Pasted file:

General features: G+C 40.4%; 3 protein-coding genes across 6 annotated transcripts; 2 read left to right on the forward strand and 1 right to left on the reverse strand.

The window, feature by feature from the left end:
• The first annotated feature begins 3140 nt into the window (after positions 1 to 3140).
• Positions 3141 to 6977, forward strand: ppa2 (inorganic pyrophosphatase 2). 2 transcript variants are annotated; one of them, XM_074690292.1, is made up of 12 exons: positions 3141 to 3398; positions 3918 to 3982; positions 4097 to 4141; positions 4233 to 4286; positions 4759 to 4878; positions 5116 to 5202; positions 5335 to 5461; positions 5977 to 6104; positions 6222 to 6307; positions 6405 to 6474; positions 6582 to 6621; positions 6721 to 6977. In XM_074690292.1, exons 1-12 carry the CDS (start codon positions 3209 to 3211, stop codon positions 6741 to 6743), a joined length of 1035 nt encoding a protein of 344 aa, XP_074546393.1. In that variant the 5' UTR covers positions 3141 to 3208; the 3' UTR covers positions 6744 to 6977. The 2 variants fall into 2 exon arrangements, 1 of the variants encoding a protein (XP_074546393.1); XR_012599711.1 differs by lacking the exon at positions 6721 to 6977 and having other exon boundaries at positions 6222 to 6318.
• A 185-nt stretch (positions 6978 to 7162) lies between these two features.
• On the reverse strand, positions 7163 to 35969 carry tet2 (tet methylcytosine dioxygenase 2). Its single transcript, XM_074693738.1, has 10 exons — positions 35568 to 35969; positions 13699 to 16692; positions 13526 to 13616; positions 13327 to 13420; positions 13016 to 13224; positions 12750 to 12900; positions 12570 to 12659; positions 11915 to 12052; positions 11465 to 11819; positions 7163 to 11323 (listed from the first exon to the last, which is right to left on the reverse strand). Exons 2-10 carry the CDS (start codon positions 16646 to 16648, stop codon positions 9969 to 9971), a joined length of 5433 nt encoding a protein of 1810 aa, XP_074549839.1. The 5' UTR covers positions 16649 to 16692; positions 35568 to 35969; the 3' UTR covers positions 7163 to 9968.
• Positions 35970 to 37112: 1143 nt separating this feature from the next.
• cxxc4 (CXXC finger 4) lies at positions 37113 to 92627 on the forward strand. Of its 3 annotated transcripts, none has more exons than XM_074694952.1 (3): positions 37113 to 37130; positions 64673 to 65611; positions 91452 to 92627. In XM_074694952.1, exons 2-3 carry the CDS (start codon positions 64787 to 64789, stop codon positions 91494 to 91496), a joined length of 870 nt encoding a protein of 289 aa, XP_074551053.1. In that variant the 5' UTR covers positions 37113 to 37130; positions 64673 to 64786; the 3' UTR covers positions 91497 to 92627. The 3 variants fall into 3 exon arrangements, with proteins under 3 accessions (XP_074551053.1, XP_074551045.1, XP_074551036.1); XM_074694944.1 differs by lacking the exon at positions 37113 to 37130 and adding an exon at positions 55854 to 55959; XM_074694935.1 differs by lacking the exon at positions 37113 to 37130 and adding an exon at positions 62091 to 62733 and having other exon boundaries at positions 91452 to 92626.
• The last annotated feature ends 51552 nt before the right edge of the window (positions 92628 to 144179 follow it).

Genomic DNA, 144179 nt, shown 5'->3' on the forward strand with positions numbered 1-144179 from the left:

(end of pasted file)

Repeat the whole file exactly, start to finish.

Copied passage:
General features: G+C 40.4%; 3 protein-coding genes across 6 annotated transcripts; 2 read left to right on the forward strand and 1 right to left on the reverse strand.

The window, feature by feature from the left end:
• The first annotated feature begins 3140 nt into the window (after positions 1 to 3140).
• Positions 3141 to 6977, forward strand: ppa2 (inorganic pyrophosphatase 2). 2 transcript variants are annotated; one of them, XM_074690292.1, is made up of 12 exons: positions 3141 to 3398; positions 3918 to 3982; positions 4097 to 4141; positions 4233 to 4286; positions 4759 to 4878; positions 5116 to 5202; positions 5335 to 5461; positions 5977 to 6104; positions 6222 to 6307; positions 6405 to 6474; positions 6582 to 6621; positions 6721 to 6977. In XM_074690292.1, exons 1-12 carry the CDS (start codon positions 3209 to 3211, stop codon positions 6741 to 6743), a joined length of 1035 nt encoding a protein of 344 aa, XP_074546393.1. In that variant the 5' UTR covers positions 3141 to 3208; the 3' UTR covers positions 6744 to 6977. The 2 variants fall into 2 exon arrangements, 1 of the variants encoding a protein (XP_074546393.1); XR_012599711.1 differs by lacking the exon at positions 6721 to 6977 and having other exon boundaries at positions 6222 to 6318.
• A 185-nt stretch (positions 6978 to 7162) lies between these two features.
• On the reverse strand, positions 7163 to 35969 carry tet2 (tet methylcytosine dioxygenase 2). Its single transcript, XM_074693738.1, has 10 exons — positions 35568 to 35969; positions 13699 to 16692; positions 13526 to 13616; positions 13327 to 13420; positions 13016 to 13224; positions 12750 to 12900; positions 12570 to 12659; positions 11915 to 12052; positions 11465 to 11819; positions 7163 to 11323 (listed from the first exon to the last, which is right to left on the reverse strand). Exons 2-10 carry the CDS (start codon positions 16646 to 16648, stop codon positions 9969 to 9971), a joined length of 5433 nt encoding a protein of 1810 aa, XP_074549839.1. The 5' UTR covers positions 16649 to 16692; positions 35568 to 35969; the 3' UTR covers positions 7163 to 9968.
• Positions 35970 to 37112: 1143 nt separating this feature from the next.
• cxxc4 (CXXC finger 4) lies at positions 37113 to 92627 on the forward strand. Of its 3 annotated transcripts, none has more exons than XM_074694952.1 (3): positions 37113 to 37130; positions 64673 to 65611; positions 91452 to 92627. In XM_074694952.1, exons 2-3 carry the CDS (start codon positions 64787 to 64789, stop codon positions 91494 to 91496), a joined length of 870 nt encoding a protein of 289 aa, XP_074551053.1. In that variant the 5' UTR covers positions 37113 to 37130; positions 64673 to 64786; the 3' UTR covers positions 91497 to 92627. The 3 variants fall into 3 exon arrangements, with proteins under 3 accessions (XP_074551053.1, XP_074551045.1, XP_074551036.1); XM_074694944.1 differs by lacking the exon at positions 37113 to 37130 and adding an exon at positions 55854 to 55959; XM_074694935.1 differs by lacking the exon at positions 37113 to 37130 and adding an exon at positions 62091 to 62733 and having other exon boundaries at positions 91452 to 92626.
• The last annotated feature ends 51552 nt before the right edge of the window (positions 92628 to 144179 follow it).

Genomic DNA, 144179 nt, shown 5'->3' on the forward strand with positions numbered 1-144179 from the left: